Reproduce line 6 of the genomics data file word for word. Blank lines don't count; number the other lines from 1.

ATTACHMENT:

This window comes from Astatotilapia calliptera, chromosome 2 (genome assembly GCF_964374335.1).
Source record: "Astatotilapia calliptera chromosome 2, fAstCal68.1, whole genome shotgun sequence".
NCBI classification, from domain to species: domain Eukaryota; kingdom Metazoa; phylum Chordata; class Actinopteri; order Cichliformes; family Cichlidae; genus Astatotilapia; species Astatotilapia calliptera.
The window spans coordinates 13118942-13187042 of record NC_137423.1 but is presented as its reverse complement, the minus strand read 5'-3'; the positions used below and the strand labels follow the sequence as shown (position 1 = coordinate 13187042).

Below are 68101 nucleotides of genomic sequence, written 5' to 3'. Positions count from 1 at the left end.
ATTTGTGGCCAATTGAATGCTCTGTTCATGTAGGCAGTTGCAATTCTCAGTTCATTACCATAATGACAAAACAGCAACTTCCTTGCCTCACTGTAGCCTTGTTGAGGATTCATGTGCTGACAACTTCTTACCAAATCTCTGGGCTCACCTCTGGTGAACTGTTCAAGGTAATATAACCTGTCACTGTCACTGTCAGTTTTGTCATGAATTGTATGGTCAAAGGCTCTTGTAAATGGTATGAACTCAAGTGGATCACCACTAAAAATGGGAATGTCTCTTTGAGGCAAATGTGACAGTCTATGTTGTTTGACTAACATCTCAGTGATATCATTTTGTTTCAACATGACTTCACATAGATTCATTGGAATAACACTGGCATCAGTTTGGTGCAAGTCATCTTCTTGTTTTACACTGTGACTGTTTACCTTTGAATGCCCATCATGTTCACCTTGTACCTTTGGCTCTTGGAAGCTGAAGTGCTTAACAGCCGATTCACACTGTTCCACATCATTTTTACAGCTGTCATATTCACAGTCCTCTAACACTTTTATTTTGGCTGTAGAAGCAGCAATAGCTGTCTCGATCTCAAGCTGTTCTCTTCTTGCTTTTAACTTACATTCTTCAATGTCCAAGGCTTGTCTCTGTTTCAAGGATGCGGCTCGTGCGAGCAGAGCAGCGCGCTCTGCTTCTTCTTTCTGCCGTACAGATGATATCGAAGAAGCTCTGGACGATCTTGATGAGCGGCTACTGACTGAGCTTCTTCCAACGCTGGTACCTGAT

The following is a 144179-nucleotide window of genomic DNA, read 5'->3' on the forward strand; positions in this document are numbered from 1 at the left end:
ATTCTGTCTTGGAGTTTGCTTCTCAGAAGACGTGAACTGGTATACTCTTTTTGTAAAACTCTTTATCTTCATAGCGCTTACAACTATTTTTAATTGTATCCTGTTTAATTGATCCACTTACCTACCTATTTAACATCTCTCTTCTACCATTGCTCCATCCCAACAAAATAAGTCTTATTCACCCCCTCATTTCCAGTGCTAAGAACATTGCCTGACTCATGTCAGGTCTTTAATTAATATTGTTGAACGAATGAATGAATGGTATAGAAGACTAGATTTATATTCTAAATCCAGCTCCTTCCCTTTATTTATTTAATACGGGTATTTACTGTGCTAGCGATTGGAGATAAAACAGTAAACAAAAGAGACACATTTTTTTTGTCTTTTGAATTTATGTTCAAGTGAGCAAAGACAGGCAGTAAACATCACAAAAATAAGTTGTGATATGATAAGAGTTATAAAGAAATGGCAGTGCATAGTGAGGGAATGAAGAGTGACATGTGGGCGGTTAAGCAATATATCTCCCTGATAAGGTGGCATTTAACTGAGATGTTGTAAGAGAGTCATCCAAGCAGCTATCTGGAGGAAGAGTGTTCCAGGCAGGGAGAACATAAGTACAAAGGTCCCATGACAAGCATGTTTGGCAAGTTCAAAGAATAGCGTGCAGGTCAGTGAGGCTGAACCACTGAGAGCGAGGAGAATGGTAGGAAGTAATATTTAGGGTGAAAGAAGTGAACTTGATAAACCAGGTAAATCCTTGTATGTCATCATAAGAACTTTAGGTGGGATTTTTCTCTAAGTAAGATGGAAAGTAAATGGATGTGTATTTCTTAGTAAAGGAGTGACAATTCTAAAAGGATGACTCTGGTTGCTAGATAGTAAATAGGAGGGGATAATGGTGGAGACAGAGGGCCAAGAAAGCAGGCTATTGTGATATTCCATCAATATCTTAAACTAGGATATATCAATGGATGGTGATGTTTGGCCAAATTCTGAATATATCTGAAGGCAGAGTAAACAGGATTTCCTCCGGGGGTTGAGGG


ATTTGTGGCCAATTGAATGCTCTGTTCATGTAGGCAGTTGCAATTCTCAGTTCATTACCATAATGACAAAACAGCAACTTCCTTGCCTCACTGTAGCCTTGTTGAGGATTCATGTGCTGACAACTTCTTACCAAATCTCTGGGCTCACCTCTGGTGAACTGTTCAAGGTAATATAACCTGTCACTGTCACTGTCAGTTTTGTCATGAATTGTATGGTCAAAGGCTCTTGTAAATGGTATGAACTCAAGTGGATCACCACTAAAAATGGGAATGTCTCTTTGAGGCAAATGTGACAGTCTATGTTGTTTGACTAACATCTCAGTGATATCATTTTGTTTCAACATGACTTCACATAGATTCATTGGAATAACACTGGCATCAGTTTGGTGCAAGTCATCTTCTTGTTTTACACTGTGACTGTTTACCTTTGAATGCCCATCATGTTCACCTTGTACCTTTGGCTCTTGGAAGCTGAAGTGCTTAACAGCCGATTCACACTGTTCCACATCATTTTTACAGCTGTCATATTCACAGTCCTCTAACACTTTTATTTTGGCTGTAGAAGCAGCAATAGCTGTCTCGATCTCAAGCTGTTCTCTTCTTGCTTTTAACTTACATTCTTCAATGTCCAAGGCTTGTCTCTGTTTCAAGGATGCGGCTCGTGCGAGCAGAGCAGCGCGCTCTGCTTCTTCTTTCTGCCGTACAGATGATATCGAAGAAGCTCTGGACGATCTTGATGAGCGGCTACTGACTGAGCTTCTTCCAACGCTGGTACCTGAT